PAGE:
I see that many people have told of their journey to upgrade to fibre, and thought I'd share mine here. Many of these stories include frustration and disappointment, so perhaps this will provide a counterbalance to all that.
Firstly, the speed of the whole process. Now I'm not sure if there's a world record for this sort of thing, but I would've come very close to tickling it if there was. I logged onto the Spark website last Monday, chose my plan, and submitted my request. The next day Chorus were around to do the scoping and discuss the install plan. On Friday I was all connected. 5 days from request to go-live. Five. Days.
The Chorus techs were great, and not shy to discuss all aspects of the install. While it was a reasonably straightforward one, I wanted the ONT on the second floor of our house, as that's where all the ethernet cables throughout the house terminate. It's also where the VDSL connection was located.
They were also upfront about their limitations in implementing this. I was keen to use the existing path that the copper took for the install, as this meant everything would be behind walls, with no drilling or cutting required. After taking a look at my current setup, they indicated that they probably didn't have the skills or tools to do that, so suggested I got an electrician in to do that part. The difficulty was the path that the existing cable took, with too many twists and turns making it difficult for them to use it to guide the fibre cable through.
I took them up on this advice, but the sparkie told me that he'd probably have recommended the Chorus approach anyway (drilling down through the floor and running the cable that way). He said he could've repurposed the existing cable, as it was CAT5, but that would've involved getting a new power point installed in the garage (and an Ethernet jackpoint). I decided to take a punt and went with the free Chorus install option instead.
As it turns out, this was a pretty good idea. I'm more than happy with the workmanship, with only little bit of minor damage to the wall. This will be easily addressed with a touch up of paint (which thankfully I have, due to a recent internal repaint).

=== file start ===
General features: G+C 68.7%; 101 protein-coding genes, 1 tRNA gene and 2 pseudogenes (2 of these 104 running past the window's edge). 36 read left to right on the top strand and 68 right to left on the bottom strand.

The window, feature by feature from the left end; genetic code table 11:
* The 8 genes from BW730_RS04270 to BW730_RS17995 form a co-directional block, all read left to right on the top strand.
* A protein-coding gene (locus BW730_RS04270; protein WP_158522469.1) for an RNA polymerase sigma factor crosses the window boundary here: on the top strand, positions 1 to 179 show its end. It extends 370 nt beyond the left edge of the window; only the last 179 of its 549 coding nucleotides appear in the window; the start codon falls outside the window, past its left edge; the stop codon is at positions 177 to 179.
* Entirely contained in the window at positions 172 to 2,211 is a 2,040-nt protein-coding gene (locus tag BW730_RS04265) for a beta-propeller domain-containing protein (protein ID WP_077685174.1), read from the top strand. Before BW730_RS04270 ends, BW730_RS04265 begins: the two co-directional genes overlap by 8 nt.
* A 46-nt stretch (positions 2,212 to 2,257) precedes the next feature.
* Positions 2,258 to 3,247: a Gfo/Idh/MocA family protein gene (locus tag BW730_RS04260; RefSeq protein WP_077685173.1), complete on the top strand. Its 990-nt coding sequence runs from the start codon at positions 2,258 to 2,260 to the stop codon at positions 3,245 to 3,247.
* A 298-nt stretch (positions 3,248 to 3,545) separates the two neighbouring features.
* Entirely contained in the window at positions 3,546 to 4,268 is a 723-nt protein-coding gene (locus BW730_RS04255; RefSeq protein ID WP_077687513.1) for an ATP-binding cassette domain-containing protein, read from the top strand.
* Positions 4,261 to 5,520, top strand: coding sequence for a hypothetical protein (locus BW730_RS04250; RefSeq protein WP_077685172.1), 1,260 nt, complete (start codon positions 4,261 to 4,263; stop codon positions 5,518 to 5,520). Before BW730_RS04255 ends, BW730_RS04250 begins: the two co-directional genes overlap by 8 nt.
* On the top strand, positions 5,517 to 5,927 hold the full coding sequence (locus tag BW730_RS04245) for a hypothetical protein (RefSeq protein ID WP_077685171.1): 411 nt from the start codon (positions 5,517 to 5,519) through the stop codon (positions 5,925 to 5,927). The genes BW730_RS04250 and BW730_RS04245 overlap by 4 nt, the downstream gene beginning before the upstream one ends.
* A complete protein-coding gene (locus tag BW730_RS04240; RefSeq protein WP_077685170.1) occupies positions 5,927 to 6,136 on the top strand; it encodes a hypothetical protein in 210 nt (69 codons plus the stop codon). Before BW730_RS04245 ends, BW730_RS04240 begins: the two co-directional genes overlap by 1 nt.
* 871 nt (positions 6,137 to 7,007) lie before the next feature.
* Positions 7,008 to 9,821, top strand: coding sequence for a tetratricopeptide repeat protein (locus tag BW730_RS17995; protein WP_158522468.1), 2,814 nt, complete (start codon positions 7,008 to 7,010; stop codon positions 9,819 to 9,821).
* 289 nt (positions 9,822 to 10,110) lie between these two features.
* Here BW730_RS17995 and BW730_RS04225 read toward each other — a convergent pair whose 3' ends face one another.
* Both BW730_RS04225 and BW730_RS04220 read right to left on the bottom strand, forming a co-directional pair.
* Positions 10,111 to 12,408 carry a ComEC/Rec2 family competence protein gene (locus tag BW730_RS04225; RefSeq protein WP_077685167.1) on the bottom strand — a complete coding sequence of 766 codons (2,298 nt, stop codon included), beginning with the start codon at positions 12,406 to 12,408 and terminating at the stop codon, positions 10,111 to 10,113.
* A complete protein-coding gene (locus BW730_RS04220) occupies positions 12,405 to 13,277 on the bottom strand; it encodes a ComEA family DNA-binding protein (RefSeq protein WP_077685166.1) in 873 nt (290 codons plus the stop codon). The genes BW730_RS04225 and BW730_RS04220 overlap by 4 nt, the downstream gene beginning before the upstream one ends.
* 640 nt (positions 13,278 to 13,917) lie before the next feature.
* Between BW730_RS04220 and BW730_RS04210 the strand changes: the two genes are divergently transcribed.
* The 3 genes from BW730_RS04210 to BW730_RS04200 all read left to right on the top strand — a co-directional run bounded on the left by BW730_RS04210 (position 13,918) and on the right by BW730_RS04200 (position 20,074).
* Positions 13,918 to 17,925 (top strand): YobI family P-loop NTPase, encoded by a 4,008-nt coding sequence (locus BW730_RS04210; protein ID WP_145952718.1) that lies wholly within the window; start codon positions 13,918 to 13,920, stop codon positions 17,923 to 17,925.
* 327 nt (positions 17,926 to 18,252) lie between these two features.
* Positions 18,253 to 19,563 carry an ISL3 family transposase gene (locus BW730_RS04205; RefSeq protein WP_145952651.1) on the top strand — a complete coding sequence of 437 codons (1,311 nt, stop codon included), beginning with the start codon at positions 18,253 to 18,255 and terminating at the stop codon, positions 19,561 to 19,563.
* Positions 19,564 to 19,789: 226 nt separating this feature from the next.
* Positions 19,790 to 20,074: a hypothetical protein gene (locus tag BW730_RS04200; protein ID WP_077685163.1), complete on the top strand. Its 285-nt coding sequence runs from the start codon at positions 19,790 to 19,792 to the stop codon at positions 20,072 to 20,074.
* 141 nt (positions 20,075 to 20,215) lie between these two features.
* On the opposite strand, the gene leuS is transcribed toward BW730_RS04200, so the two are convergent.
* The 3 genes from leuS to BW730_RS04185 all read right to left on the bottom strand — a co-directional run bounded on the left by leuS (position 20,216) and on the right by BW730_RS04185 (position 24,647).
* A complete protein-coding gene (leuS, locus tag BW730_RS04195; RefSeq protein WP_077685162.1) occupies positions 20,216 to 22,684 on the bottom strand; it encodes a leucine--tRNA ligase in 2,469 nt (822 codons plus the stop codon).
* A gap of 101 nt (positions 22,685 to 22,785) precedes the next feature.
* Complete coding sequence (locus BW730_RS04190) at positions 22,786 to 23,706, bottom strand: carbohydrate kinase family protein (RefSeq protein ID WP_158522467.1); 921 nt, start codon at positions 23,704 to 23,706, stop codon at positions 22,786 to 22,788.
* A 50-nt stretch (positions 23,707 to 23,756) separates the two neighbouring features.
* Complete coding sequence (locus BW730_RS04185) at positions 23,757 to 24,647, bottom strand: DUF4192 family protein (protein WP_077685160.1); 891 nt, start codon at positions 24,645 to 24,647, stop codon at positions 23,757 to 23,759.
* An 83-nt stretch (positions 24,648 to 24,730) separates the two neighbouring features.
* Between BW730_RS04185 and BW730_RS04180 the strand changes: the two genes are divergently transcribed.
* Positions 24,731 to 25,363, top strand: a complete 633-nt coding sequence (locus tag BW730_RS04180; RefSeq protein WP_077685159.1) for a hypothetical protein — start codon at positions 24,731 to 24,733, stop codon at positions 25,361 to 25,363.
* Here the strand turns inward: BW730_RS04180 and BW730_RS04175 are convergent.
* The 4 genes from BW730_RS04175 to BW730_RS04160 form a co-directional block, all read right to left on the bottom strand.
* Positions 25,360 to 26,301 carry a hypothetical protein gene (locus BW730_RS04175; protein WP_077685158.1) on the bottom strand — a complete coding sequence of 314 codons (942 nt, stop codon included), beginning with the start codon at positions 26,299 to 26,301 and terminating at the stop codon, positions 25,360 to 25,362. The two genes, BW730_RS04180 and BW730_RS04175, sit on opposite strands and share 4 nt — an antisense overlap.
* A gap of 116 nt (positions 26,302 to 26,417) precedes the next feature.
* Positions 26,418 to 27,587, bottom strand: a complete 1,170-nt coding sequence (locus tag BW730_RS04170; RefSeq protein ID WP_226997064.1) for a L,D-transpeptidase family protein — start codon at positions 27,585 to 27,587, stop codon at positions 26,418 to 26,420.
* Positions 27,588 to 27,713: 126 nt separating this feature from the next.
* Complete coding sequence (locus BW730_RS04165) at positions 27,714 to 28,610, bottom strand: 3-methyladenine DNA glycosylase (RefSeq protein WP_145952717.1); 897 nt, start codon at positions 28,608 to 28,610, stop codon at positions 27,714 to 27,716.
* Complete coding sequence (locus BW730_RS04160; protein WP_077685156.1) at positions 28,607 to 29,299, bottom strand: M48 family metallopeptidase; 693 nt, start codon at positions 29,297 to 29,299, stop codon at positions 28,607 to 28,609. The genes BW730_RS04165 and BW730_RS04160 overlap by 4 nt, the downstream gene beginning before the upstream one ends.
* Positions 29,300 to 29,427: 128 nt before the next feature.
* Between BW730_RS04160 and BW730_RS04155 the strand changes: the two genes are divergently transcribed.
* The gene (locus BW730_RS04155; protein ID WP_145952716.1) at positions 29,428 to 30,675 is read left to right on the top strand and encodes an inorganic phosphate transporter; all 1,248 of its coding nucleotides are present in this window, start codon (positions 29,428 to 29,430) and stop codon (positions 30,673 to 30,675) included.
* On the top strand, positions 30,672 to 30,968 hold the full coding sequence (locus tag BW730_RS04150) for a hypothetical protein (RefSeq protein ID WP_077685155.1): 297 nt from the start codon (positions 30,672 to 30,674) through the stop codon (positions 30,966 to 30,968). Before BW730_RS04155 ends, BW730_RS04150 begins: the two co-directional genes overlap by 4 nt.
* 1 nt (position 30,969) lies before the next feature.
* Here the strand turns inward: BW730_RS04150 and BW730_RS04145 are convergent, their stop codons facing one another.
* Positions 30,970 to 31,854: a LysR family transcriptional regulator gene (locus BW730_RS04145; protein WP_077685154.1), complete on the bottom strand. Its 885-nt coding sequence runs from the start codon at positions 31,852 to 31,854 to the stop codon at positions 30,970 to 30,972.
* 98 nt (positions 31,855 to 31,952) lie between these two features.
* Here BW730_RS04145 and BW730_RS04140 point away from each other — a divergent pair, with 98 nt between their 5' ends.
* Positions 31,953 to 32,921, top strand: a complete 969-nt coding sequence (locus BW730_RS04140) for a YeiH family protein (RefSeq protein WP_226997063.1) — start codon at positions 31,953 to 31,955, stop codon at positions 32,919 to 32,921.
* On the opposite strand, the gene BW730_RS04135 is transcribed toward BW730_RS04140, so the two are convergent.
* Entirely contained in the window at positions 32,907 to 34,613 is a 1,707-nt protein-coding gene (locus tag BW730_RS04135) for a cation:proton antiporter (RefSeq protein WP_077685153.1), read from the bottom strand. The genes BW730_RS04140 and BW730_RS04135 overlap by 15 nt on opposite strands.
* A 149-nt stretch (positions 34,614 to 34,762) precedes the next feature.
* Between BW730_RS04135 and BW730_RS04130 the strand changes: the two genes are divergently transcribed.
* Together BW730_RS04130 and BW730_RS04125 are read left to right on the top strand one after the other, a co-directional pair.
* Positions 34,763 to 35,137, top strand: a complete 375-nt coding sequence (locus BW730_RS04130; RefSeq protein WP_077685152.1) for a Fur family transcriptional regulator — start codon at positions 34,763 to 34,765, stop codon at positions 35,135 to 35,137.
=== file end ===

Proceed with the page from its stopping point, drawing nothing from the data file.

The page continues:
I was also dead keen to avoid having the external cable attached to a fence. I still reckon that's a pretty dumb idea. But unfortunately there was no other option, as it was impossible to dig down far enough to bury the cable for the last part of the journey. They did try their best to avoid this for me, and even investigated using the path taken by the existing copper cabling. But that wasn't feasible. So they buried as much as they could, and attached it to our fence for the last 3 metres or so. After seeing the workmanship, I'm more than happy that it will outlast our time in the house. It'll only be a problem if a future owner decides to replace the fence (which is only about 14 years old, and is in perfectly fine condition).
And then the fun began. I had a blazingly fast Internet connection terminating at my house, which I then had to spread throughout the house. I was planning to use the Asus RT-AC68U for this. Initially I was getting sync speeds of around 350Mbps/500Mbps (I'm on a 950/500 plan). But then I disabled QOS on the router, and this leapt up to 750/500. I figured that would be good enough.
But on Saturday night, this degraded down to 200/500. After a bit of testing I found this was due to WiFi being enabled, and disabling this gave me the higher sync speeds again. Just to clarify, all testing was done via Ethernet, but the mere step of toggling WiFi on or off on the router was affecting the state of play.
The CPU and memory usage on the router looked OK, so I thought a WiFi client may have been chewing up the available bandwidth. I was in the process of looking into this when Steve Biddle suggested that the Spark supplied Huawei modem/router was actually quite a capable unit. So I switched to using that, and this was the end result.
I was a little concerned that WiFi coverage using this may not be as good as the Asus, but it certainly seems to be comparable. In any case, all our important stuff is wired, so poor WiFi simply means whinging teenagers (at which point I can remind them that I did offer to install Ethernet into their bedrooms, but they declined). So I'm gonna stick with the Huawei for a while, and may repurpose the Asus as a switch elsewhere (with the added benefit of extending the WiFi coverage).
So all in all this was an incredibly speedy journey, with an outcome that certainly exceeded all expectations. A huge thanks to Spark and Chorus for making this possible.